Carol Bellamy '68 receives the Légion d’honneur, France's highest decoration
In an April 7 ceremony in Paris, Carol Bellamy ’68 received the Légion d’honneur in recognition of her decade of service as executive director of UNICEF, the children’s agency of the United Nations. Created by Napoleon Bonaparte and first bestowed in 1804, the Légion d’honneur is France’s oldest and highest distinction and is awarded to outstanding individuals who have contributed in their own way to public life.
Bellamy has crisscrossed the private and public sectors throughout her career, having worked as a corporate lawyer for Cravath, Swaine & Moore, a managing director at Bear Stearns, a prinicipal at Morgan Stanley, a New York state senator, president of the New York City Council, and director of the United States Peace Corps.
During Bellamy's 10-year tenure as head of UNICEF, from 1995 to 2005, the agency's fundraising and budget grew as did its responsiveness to natural and manmade disasters. The agency also made significant progress in reducing deaths of children under age five.
“Being at the head of UNICEF was an honor and a privilege, and I can think of no work that is more vital to humanity than working to ensure that children everywhere survive their early years and grow up with health, dignity, and peace,” she said upon receiving the Legion d’honneur. “It is on behalf of all the children around the world, that I accept this award with deep appreciation.”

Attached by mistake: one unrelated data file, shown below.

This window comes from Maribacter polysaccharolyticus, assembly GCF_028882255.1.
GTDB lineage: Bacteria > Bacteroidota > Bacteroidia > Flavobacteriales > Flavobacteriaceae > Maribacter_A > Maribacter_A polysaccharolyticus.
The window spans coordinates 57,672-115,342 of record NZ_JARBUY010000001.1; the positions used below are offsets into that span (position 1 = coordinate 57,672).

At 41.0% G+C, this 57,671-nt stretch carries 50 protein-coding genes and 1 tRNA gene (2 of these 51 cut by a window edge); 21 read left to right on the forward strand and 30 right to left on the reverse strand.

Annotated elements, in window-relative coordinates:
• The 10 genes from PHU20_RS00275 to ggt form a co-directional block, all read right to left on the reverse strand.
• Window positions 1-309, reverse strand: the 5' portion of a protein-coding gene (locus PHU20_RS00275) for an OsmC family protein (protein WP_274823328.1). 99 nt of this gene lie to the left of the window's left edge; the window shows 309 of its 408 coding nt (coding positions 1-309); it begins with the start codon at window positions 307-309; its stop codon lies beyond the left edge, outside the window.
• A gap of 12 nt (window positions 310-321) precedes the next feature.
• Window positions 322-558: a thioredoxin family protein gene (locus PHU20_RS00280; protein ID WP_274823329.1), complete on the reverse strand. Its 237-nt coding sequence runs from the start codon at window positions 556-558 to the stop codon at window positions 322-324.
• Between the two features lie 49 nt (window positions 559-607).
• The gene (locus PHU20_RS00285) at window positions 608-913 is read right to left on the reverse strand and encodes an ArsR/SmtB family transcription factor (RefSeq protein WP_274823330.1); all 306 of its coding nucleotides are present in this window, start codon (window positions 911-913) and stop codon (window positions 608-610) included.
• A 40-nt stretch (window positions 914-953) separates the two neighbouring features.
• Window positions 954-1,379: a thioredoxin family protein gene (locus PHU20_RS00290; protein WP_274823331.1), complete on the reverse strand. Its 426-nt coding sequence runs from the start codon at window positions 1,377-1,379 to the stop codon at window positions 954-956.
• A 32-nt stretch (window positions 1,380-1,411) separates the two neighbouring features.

Bellamy currently is president and CEO of World Learning, a Vermont-based nonprofit organization that helps 3,000 Americans a year, through study abroad, graduate education, and community projects, become more effective global citizens and supports others to improve their lives and become leaders of change in their communities. She has announced plans to step down in May 2010.